Networking. For the daring and outgoing, the thought may conjure visions of conference cocktail parties and evoke a sense of adventure or the possibility of an exciting professional change. For the more reserved, however, simply hearing the word “networking” is enough to put us in a state of nervous tension. Individuals who fall into the latter category may avoid the practice altogether, to the detriment of their career development. Fortunately, there is a more intimate and yet highly effective networking strategy that can work wonders for the more introverted among us.
The informational interview is an underutilized practice that is excellent for building your network in a more personal, productive, and powerful way. If you tend to blossom in cozier settings, the informational interview is for you. Essentially, it is an invitation to a professional to meet with you briefly, preferably in a relaxed setting such as a coffee shop, so that you might learn a bit more about his or her career path and experiences. Your coffee companion ideally works at an organization you admire, possesses a degree you are curious about, and/or has a career path that interests you. The purpose of this meeting is NOT to ask for a job, even if you are in the hunt for one; rather, your goal should be to gain information, advice, or referrals from someone who has more expertise and knowledge about a particular field.
If the prospect of inviting strangers to have coffee with you seems daunting, you are not alone. You may be wondering, “How do I find people to invite for informational interviews? What would I say once they are in front of me? And why would a busy professional take the time to speak with me?” This leads us to what I hereby propose as “The Five Ps” in conducting informational interviews:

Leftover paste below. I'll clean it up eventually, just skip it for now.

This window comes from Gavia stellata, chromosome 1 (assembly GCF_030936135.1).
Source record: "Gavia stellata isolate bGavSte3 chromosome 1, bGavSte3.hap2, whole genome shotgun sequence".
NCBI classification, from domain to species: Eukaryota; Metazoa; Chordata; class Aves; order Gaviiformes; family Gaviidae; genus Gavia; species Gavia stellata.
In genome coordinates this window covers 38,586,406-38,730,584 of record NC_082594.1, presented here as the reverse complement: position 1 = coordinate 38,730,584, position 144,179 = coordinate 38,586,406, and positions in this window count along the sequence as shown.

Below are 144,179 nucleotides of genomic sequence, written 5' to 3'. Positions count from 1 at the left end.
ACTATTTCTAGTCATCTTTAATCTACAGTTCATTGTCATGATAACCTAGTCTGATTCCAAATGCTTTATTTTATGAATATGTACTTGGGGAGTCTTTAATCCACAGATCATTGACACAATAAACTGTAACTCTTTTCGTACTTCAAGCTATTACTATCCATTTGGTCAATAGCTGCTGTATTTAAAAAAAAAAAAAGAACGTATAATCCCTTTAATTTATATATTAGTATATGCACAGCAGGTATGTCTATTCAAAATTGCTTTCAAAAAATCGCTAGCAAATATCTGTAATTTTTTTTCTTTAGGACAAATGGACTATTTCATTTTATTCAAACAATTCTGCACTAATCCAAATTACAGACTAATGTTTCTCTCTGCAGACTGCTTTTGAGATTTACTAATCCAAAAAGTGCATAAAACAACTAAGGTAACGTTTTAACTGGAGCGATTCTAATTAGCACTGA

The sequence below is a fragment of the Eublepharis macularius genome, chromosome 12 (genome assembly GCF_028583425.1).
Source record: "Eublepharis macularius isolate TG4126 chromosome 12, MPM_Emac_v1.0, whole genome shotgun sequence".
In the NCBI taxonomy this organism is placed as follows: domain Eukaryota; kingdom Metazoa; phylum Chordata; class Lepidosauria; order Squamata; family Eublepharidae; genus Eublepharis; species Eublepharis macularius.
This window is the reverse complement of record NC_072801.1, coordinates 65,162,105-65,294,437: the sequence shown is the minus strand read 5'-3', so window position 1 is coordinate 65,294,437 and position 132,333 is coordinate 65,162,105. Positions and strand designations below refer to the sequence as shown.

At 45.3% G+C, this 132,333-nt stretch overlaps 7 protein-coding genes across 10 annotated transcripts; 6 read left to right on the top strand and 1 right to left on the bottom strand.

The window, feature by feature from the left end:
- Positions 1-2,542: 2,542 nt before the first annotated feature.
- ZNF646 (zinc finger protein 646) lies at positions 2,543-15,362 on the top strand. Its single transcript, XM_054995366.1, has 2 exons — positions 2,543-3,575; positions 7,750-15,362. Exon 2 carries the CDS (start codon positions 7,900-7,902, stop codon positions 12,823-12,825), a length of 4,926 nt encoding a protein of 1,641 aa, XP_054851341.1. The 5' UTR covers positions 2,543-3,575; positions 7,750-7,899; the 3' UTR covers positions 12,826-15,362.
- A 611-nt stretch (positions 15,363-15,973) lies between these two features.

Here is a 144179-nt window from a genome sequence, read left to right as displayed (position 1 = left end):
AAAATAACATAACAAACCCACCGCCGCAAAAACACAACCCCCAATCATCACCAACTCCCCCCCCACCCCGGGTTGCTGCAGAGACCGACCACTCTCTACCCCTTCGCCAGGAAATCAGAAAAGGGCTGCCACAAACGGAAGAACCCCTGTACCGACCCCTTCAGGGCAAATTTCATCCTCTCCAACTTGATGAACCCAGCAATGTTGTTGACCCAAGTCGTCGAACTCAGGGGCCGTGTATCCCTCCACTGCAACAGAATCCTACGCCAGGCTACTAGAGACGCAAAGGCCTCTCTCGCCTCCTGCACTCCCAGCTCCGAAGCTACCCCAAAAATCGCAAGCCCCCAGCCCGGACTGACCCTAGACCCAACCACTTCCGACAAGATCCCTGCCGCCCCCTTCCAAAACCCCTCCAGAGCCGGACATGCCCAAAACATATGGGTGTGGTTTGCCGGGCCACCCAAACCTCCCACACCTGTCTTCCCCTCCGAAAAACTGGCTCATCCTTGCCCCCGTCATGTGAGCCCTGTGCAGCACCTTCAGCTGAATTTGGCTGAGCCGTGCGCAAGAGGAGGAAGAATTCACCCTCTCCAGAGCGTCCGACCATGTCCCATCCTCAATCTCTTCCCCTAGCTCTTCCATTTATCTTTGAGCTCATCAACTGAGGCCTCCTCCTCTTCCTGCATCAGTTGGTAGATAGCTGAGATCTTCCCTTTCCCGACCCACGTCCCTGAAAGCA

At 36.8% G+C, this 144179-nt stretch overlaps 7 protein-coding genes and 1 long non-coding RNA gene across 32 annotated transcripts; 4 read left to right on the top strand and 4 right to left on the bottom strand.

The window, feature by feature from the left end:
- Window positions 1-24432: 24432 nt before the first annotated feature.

- Be positive. Networking inherently requires putting yourself out there, and the informational interview is no exception. Often we talk ourselves out of networking because we assume that our requests are a nuisance, or we feel guilty about “using” others. The truth is that everyone has benefited career-wise from the help of others, and networking is about building mutually beneficial relationships; while your new contact may be in a position to give you a professional boost now, he or she may enlist professional advice from you in the future. It is never a bother to express your interest in another’s background, and people are often quite flattered and willing to help out a less experienced professional with advice—after all, someone else likely did the same for them in the past. Finally, no matter how true it may be, do not convey that you are unhappy with your current position even if you are implying that you want more. In other words, be pleasant and personable.
- Be proactive. Reach out to the people who represent the proverbial higher rungs of the ladder in your field. Tap into your current network by using LinkedIn and write a brief, polite message explaining who you are, expressing your interest in the professional’s background, and asking whether he or she has time to meet briefly over coffee (or any other libation of choice). When reaching out to a professional you do not know, the key is to lead with what you have in common with the person, whether you have gone to the same school, have a mutual friend, or have a passion for a common cause.